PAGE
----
Retina Problems: Warning Signs that Indicate You May Have a Retinal Disease
Retinal problems can lead to impaired vision and sometimes blindness if not treated soon enough. Schedule an eye exam witthfor diagnosis of retinal disorders.
Having some sort of vision impairment? It has estimated that over 1.3 billion people have some sort of vision impairment, whether that means such people need glassed readers or have complete/partial blindness.
The natural declinations in vision take place as we age. It is important to take action on the issue as all vision issues are not normal. Researchers have found that over 200,000 people in the United States alone can get affected from different types of retinal problems. If these retinal problems left untreated, these retina problems can lead to blindness.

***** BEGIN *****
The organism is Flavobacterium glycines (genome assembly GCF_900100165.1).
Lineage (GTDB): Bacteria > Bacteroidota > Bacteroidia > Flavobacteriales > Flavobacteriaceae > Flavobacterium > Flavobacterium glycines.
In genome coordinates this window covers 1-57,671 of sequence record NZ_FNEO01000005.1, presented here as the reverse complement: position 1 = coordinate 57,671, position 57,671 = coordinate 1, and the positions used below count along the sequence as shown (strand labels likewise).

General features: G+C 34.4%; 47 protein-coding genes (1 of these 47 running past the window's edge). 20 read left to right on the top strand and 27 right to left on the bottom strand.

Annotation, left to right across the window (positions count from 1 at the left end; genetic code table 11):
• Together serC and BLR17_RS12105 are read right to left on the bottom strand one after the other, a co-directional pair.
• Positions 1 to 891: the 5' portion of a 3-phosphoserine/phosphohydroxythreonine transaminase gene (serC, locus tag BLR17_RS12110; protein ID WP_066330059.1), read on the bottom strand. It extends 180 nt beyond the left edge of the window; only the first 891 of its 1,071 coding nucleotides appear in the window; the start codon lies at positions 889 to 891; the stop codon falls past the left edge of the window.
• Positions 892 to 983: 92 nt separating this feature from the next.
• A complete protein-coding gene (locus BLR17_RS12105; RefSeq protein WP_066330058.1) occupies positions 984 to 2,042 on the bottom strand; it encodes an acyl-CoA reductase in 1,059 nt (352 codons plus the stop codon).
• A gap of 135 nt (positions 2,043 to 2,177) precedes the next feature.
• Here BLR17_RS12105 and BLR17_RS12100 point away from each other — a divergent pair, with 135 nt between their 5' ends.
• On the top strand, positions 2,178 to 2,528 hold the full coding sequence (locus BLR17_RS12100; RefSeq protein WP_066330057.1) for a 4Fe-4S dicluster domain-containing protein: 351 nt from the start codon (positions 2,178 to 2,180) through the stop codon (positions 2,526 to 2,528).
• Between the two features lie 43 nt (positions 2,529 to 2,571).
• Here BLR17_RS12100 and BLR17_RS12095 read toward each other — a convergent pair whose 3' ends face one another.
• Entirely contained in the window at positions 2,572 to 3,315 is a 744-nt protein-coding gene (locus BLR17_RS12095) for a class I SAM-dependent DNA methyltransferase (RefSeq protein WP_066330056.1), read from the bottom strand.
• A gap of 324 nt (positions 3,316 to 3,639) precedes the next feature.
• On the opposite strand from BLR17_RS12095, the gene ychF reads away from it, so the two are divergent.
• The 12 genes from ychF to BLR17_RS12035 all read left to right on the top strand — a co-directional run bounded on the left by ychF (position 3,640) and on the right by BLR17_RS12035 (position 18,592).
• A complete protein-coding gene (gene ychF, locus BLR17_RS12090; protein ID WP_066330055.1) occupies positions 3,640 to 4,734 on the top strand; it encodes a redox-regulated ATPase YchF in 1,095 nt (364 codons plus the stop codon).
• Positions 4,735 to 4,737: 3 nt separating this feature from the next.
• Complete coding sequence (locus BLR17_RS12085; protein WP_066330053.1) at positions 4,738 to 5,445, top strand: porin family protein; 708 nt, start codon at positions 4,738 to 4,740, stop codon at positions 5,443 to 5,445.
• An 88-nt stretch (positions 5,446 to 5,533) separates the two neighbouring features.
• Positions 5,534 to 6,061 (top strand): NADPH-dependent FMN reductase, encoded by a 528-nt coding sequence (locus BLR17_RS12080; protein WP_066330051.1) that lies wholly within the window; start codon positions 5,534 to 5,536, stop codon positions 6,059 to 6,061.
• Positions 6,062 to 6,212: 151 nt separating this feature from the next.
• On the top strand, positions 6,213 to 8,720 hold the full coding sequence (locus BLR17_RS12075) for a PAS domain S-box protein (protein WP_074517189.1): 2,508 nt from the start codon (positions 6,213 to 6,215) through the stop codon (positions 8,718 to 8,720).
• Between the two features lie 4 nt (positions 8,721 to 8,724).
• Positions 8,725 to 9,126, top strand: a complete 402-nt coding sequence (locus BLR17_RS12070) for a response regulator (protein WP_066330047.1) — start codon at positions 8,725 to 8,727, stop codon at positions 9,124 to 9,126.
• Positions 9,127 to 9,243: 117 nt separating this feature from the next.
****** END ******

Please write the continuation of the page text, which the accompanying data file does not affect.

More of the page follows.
But the considerable fact is that how can you tell which vision symptoms are worrying and which are just a result of aging?
Here we are going to discuss some top warning signs that indicate your vision issues could be more serious than simple aging.
A Quick Eye Lesson
Before going to the warning signs, it is important to understand the different parts of the eye in order to understand what the retina really is.
The retina is transparent layer of tissue found at the very back of the eye. When light goes into your eye and reaches the retina, the retina will process this light information and send signals to the brain through your optic nerve.
Without the retina, your brain will receive no signal on what you see. If the retina is damaged or degenerated, it can lead to vision loss and potential blindness.
Warning Signs of Retina Problems